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Black Diamond Crape Myrtle: Best Red for Sale - Buying & Growing Guide

  • Black Diamond Crape Myrtle
1 of 1
Lagerstroemia indica

With their profuse summer blooms, nobody would argue that crape myrtles aren’t showy plants, but the Black Diamond crape myrtle: Best Red, Lagerstroemia indica, is in a class by itself. The flowers are a deep, rich red that appear from early summer through fall. The flowers are set off by the shrub's unusual nearly-black foliage and branches, making for a display that will stop your neighbors in their tracks. A mid-sized shrub that tops out at 10 to 12 feet, a single specimen looks great on a front yard, while a grouping of three or more will have you taking out your sunglasses because of the bright, vivid colors. It's a hardy plant, too, that requires little extra care. Want some reasons to bring this cape myrtle into your life? Here are a few:

  • It is resistant to powdery mildew, a common problem for crape myrtles.
  • This shrub can be container-grown if you live north of its natural range.
  • It tolerates a range of soil types, from clay to sand.
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Plant Care



Plant your Black Diamond crape myrtle where it will get full sun — at least eight hours of direct light a day.



Water young shrubs weekly; established plants only need watering during droughts.



These shrubs do best with regular feedings of a balanced, slow-release fertilizer in early spring and summer.

Planting and Care

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by Mary Van Keuren | Gardener (30+ Years Experience) – last update on July 19, 2022

Planting instructions

Site your Black Diamond crape myrtle where it will receive at least eight hours of sun a day, in soil that drains well. Unpot your shrub and tease out any encircling roots, which can girdle the tree and slowly kill it. Dig a hole that’s as deep as the root ball and twice as wide. Place the shrub in the hole, and, while holding it upright and steady, fill in around it with topsoil, tamping down as you go to eliminate air pockets. Water thoroughly. Apply a 2- to 3-inch layer of mulch around the root zone to conserve moisture and hinder weed growth.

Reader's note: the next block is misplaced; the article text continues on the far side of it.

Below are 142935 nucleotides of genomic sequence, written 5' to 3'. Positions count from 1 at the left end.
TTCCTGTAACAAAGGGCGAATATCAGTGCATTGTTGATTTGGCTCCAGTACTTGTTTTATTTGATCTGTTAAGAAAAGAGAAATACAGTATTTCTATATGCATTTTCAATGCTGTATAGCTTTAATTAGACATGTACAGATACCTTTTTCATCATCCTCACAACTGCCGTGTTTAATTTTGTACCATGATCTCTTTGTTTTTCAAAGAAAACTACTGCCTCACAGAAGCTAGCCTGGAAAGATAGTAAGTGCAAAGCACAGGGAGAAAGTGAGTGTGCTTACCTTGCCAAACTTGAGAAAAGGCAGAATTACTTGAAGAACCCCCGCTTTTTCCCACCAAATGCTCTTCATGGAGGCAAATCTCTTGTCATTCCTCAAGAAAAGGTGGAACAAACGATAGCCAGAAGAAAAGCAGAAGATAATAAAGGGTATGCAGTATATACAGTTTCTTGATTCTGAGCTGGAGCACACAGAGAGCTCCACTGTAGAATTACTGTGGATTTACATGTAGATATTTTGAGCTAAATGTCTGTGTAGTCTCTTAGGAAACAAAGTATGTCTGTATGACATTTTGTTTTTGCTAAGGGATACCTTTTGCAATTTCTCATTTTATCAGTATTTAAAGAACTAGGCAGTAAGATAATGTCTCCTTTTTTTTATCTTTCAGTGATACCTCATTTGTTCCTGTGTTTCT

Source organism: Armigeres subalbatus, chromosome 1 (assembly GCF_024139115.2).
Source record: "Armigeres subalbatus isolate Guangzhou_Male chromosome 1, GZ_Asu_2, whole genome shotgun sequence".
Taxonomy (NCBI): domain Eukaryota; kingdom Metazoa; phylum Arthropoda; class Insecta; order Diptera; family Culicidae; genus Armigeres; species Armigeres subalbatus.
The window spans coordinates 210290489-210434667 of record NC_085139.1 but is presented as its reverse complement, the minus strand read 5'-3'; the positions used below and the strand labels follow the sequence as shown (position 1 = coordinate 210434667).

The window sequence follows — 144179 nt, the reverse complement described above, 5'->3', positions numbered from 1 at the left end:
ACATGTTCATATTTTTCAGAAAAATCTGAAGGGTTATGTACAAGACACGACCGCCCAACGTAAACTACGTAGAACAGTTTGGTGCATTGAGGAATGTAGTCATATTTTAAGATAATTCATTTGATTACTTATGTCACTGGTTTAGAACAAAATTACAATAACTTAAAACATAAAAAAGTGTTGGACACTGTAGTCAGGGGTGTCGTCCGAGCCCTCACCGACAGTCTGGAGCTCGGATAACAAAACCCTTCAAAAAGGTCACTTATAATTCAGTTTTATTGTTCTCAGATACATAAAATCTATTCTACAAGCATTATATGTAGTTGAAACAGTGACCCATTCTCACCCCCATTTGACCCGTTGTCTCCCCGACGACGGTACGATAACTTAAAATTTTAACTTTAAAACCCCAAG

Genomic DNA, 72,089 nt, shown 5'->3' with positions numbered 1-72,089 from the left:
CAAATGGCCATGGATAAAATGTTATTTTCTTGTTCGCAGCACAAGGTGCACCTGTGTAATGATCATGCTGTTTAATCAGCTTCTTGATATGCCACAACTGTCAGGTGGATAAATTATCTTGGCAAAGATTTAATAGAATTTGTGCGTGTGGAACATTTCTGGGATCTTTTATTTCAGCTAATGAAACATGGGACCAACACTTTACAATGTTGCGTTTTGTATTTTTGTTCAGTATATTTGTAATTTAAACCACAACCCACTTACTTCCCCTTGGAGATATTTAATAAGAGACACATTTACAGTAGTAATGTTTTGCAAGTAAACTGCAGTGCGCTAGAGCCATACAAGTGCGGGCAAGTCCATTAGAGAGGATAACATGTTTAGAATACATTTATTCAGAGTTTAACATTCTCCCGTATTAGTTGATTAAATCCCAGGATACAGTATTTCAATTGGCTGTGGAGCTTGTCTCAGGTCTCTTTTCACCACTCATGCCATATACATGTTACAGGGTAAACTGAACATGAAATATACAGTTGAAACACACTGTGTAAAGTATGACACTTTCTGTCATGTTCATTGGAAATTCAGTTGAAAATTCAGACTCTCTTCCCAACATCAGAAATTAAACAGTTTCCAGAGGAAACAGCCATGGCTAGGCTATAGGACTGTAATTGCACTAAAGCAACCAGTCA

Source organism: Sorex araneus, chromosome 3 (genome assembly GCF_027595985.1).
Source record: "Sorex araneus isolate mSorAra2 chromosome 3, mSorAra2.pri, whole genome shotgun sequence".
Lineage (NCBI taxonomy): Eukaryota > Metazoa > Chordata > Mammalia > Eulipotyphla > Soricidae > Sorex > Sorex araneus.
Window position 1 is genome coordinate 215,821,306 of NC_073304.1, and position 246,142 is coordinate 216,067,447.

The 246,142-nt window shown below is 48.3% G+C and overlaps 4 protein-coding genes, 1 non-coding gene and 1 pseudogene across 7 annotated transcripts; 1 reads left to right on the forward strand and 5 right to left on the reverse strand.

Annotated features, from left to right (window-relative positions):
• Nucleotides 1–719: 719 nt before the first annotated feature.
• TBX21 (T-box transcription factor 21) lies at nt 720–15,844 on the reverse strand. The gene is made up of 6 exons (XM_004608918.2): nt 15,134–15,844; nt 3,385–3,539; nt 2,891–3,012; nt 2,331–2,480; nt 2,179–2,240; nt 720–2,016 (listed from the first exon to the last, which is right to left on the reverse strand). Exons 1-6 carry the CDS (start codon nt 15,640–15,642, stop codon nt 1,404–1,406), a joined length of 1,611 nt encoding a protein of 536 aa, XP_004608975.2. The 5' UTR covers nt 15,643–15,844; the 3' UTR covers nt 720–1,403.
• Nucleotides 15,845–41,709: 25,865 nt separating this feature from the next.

Watering and nutrients

During your shrub’s first year, water regularly, as it is still working to establish its roots. Give it about an inch a week of water, unless it’s very hot, when it may need more. Once established, crape myrtles are drought-tolerant and should not need much supplemental watering. Fertilize in early spring with a balanced, slow-release fertilizer, such as a 10-10-10 formula, that is designed for landscape trees and shrubs.


Crape myrtles are monoecious, meaning that a single plant has both male and female reproductive organs, although there may be increased seed production if multiple plants are near each other. Beneficial insects such as bees do the work of pollinating the flowers, which then produce small green berries that hold the seeds.


Although crape myrtles can be grown as a single-trunk tree, most gardeners prefer to let the plants assume a more natural shrub form. Remove all but three to five of the branches that form at the base of the plant, including any suckers, and allow these to become the shrub’s main trunks. Trim out low branches if you wish to allow for easier mowing. Also prune out any dead, diseased, or damaged branches whenever you see them.

Pests and diseases

Pests that may be found on crape myrtles include crape myrtle aphids. These aphids excrete a substance called honeydew which attracts other insects and also causes sooty mold fungus. Beneficial insects, such as ladybugs and green lacewings, can be released to fight aphid infestations. Common diseases of the crape myrtle include powdery mildew, although the Black Diamond crape myrtle is resistant, and cercospora leaf spot, which occurs during humid weather. Keep the area around the plant clean of leaf litter, and water the base of the tree, not the leaves, to minimize the risk.